Take the 2-minute tour ×
Ask Ubuntu is a question and answer site for Ubuntu users and developers. It's 100% free, no registration required.

I am trying to download kcachegrind after a reinstallation of my OS. But I keep getting "dependency" failures. I have tried going through the Ubuntu software manager (which worked perfectly before...) and Synaptic. With synaptic, I got specific package failures and when I searched for the packages I got more package dependencies. After the 5th time of this I gave up because there must be something else going on.

Please help?

share|improve this question

1 Answer 1

up vote 1 down vote accepted

Open a terminal and try this:

sudo apt-get update

sudo apt-get clean

sudo apt-get autoremove

sudo apt-get update && sudo apt-get upgrade

sudo dpkg --configure -a

sudo apt-get install -f
share|improve this answer
1  
Hey! That worked! Can you please explain what you did? –  ad3l1n3 Feb 26 '12 at 23:41
    
Thank you by the way. :) –  ad3l1n3 Feb 26 '12 at 23:41
    
@ad3l1n3 the apt-gets: update downloads info on whether there are updates available. clean removes downloaded installation packages that were cached. autoremove uninstalls packages that were once needed for other packages (without the user specifying/knowing about them) but now nothing needs them anymore. upgrade installs the newest version of each package. (Personally think this is not the best idea to do here.) install -f attempts to fix any broken dependencies between packages. the dpkg one: --configure -a installs packages that were already unpacked but not finished installing. –  naxa 21 hours ago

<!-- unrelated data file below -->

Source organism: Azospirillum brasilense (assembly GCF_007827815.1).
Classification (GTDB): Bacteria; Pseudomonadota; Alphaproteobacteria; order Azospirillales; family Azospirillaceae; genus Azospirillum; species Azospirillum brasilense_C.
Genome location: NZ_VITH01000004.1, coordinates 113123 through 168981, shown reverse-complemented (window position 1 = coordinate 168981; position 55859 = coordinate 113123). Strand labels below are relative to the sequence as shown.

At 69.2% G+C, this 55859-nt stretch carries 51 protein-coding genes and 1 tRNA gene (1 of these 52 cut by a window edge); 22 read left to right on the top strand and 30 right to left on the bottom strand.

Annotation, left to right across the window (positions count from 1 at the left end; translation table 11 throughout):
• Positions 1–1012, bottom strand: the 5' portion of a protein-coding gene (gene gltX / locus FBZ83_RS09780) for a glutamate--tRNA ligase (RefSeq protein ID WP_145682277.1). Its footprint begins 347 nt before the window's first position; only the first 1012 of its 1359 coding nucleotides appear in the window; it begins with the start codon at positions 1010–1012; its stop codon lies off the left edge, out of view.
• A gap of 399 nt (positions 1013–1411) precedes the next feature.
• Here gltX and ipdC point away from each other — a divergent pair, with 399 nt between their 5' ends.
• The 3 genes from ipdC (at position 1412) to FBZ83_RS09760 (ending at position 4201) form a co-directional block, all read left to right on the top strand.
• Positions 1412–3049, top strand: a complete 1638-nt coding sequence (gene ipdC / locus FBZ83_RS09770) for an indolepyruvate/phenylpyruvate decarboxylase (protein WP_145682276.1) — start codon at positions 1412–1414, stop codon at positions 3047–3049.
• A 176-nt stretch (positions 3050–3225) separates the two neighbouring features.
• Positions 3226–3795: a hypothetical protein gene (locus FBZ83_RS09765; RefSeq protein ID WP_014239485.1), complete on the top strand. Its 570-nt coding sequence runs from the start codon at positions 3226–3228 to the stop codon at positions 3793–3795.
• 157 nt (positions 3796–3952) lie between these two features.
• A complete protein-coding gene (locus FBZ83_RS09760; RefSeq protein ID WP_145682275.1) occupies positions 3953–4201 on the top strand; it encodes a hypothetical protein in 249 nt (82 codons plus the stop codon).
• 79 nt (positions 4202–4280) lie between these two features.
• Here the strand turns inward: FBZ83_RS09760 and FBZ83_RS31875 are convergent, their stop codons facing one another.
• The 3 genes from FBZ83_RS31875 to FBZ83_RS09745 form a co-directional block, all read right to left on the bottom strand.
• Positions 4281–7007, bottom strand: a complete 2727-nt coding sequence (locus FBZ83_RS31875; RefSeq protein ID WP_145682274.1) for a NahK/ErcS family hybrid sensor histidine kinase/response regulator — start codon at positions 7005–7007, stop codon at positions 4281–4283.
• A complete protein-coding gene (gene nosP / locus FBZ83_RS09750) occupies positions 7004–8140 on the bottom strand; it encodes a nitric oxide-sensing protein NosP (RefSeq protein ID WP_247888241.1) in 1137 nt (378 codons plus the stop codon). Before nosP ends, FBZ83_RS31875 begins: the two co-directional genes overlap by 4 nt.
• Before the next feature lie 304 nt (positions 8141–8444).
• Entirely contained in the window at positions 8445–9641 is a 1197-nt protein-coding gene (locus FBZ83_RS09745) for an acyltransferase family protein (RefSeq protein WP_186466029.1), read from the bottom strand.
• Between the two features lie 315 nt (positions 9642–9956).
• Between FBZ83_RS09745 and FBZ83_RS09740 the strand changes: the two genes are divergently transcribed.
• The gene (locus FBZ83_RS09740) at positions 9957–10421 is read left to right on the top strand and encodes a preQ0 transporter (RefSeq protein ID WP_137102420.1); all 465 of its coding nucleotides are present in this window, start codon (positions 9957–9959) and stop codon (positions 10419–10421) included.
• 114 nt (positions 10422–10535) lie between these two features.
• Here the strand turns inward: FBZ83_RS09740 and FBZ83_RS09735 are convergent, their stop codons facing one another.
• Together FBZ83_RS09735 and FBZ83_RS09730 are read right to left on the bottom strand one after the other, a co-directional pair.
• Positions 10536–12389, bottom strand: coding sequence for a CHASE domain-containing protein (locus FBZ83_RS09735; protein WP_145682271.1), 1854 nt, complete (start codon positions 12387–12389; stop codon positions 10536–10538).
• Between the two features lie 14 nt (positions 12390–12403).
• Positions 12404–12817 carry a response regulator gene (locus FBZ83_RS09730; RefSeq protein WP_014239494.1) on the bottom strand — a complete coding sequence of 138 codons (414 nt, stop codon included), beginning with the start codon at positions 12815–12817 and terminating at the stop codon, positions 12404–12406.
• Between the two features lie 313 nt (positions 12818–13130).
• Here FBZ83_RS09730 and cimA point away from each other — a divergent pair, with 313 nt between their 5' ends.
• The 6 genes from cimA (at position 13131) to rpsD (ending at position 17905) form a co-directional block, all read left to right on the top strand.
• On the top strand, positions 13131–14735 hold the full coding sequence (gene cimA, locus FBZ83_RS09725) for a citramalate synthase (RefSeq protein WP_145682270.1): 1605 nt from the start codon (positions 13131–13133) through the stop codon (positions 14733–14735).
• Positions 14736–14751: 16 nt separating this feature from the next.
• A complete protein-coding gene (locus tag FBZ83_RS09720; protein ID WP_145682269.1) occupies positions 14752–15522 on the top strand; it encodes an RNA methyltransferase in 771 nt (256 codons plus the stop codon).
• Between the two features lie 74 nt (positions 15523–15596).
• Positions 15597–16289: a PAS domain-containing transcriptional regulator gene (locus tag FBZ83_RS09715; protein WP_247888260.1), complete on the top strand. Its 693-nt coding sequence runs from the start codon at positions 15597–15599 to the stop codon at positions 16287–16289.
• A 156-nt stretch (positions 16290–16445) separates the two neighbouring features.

@ad3l1n3 the way to get these information is to open a terminal and type man apt-get and man dpkg (you can see a pattern here..). once you are inside the man program, you quit with typing :q - you search with typing / then your searchterm then enter - you jump back and forward between results of search with n and N. –  naxa 21 hours ago
    
I think upgrade -ing the system which will install the newest one from each package is an overkill and a dangerous one. Consider bandwith usage on a limited connection, disk space usage on an over critically stuffed disk, relying on features that may inadvertedly change via the upgrade - even if package maintainer tries to avoid this, new is not always better, and old is not always better either. Doing an upgrade to fix dependency problems may arguably be just one step towards cargo cult system administration –  naxa 21 hours ago

Your Answer

 
discard

By posting your answer, you agree to the privacy policy and terms of service.

Not the answer you're looking for? Browse other questions tagged or ask your own question.